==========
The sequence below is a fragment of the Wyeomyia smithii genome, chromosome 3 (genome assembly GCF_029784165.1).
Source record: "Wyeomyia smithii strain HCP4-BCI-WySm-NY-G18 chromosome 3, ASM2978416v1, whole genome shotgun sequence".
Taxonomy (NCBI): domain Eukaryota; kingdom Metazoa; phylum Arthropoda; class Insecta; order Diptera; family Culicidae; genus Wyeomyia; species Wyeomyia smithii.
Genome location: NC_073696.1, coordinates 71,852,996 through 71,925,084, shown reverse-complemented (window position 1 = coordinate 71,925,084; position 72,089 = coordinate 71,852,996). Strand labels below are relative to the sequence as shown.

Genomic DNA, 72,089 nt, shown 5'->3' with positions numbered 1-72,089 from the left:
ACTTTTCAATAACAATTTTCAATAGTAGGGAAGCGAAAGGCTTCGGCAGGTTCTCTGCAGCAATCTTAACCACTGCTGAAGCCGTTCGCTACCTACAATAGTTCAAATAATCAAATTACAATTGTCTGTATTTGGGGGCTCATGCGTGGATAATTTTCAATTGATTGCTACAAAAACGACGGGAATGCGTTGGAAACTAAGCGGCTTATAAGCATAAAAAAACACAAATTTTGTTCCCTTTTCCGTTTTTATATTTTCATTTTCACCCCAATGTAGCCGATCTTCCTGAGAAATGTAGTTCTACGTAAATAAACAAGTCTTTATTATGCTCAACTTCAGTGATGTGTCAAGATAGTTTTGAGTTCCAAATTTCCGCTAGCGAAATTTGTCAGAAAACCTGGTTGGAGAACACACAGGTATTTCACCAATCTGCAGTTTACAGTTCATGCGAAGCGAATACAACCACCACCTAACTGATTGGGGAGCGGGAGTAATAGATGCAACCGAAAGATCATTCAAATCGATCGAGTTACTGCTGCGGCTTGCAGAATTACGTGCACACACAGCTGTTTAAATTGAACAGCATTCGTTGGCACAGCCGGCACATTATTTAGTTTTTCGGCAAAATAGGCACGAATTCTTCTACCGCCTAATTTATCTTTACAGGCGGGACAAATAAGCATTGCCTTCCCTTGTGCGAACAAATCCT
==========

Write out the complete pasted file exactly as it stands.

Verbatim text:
The sequence below is a fragment of the Wyeomyia smithii genome, chromosome 3 (genome assembly GCF_029784165.1).
Source record: "Wyeomyia smithii strain HCP4-BCI-WySm-NY-G18 chromosome 3, ASM2978416v1, whole genome shotgun sequence".
Taxonomy (NCBI): domain Eukaryota; kingdom Metazoa; phylum Arthropoda; class Insecta; order Diptera; family Culicidae; genus Wyeomyia; species Wyeomyia smithii.
Genome location: NC_073696.1, coordinates 71,852,996 through 71,925,084, shown reverse-complemented (window position 1 = coordinate 71,925,084; position 72,089 = coordinate 71,852,996). Strand labels below are relative to the sequence as shown.

Genomic DNA, 72,089 nt, shown 5'->3' with positions numbered 1-72,089 from the left:
ACTTTTCAATAACAATTTTCAATAGTAGGGAAGCGAAAGGCTTCGGCAGGTTCTCTGCAGCAATCTTAACCACTGCTGAAGCCGTTCGCTACCTACAATAGTTCAAATAATCAAATTACAATTGTCTGTATTTGGGGGCTCATGCGTGGATAATTTTCAATTGATTGCTACAAAAACGACGGGAATGCGTTGGAAACTAAGCGGCTTATAAGCATAAAAAAACACAAATTTTGTTCCCTTTTCCGTTTTTATATTTTCATTTTCACCCCAATGTAGCCGATCTTCCTGAGAAATGTAGTTCTACGTAAATAAACAAGTCTTTATTATGCTCAACTTCAGTGATGTGTCAAGATAGTTTTGAGTTCCAAATTTCCGCTAGCGAAATTTGTCAGAAAACCTGGTTGGAGAACACACAGGTATTTCACCAATCTGCAGTTTACAGTTCATGCGAAGCGAATACAACCACCACCTAACTGATTGGGGAGCGGGAGTAATAGATGCAACCGAAAGATCATTCAAATCGATCGAGTTACTGCTGCGGCTTGCAGAATTACGTGCACACACAGCTGTTTAAATTGAACAGCATTCGTTGGCACAGCCGGCACATTATTTAGTTTTTCGGCAAAATAGGCACGAATTCTTCTACCGCCTAATTTATCTTTACAGGCGGGACAAATAAGCATTGCCTTCCCTTGTGCGAACAAATCCT